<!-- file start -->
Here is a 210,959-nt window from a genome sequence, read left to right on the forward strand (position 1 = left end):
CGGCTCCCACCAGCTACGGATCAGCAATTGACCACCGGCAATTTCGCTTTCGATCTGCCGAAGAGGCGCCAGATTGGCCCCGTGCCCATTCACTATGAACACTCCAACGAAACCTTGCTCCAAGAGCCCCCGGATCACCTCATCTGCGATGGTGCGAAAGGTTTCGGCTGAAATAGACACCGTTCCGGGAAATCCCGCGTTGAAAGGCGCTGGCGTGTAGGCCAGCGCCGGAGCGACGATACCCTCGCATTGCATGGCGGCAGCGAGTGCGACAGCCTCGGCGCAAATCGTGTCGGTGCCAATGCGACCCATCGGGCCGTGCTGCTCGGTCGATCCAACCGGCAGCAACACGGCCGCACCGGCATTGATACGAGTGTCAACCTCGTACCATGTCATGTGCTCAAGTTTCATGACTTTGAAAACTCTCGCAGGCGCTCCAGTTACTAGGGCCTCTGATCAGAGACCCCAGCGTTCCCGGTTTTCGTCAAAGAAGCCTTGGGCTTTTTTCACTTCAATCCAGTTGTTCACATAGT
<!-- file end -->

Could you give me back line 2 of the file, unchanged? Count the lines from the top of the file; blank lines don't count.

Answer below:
CGGCTCCCACCAGCTACGGATCAGCAATTGACCACCGGCAATTTCGCTTTCGATCTGCCGAAGAGGCGCCAGATTGGCCCCGTGCCCATTCACTATGAACACTCCAACGAAACCTTGCTCCAAGAGCCCCCGGATCACCTCATCTGCGATGGTGCGAAAGGTTTCGGCTGAAATAGACACCGTTCCGGGAAATCCCGCGTTGAAAGGCGCTGGCGTGTAGGCCAGCGCCGGAGCGACGATACCCTCGCATTGCATGGCGGCAGCGAGTGCGACAGCCTCGGCGCAAATCGTGTCGGTGCCAATGCGACCCATCGGGCCGTGCTGCTCGGTCGATCCAACCGGCAGCAACACGGCCGCACCGGCATTGATACGAGTGTCAACCTCGTACCATGTCATGTGCTCAAGTTTCATGACTTTGAAAACTCTCGCAGGCGCTCCAGTTACTAGGGCCTCTGATCAGAGACCCCAGCGTTCCCGGTTTTCGTCAAAGAAGCCTTGGGCTTTTTTCACTTCAATCCAGTTGTTCACATAGT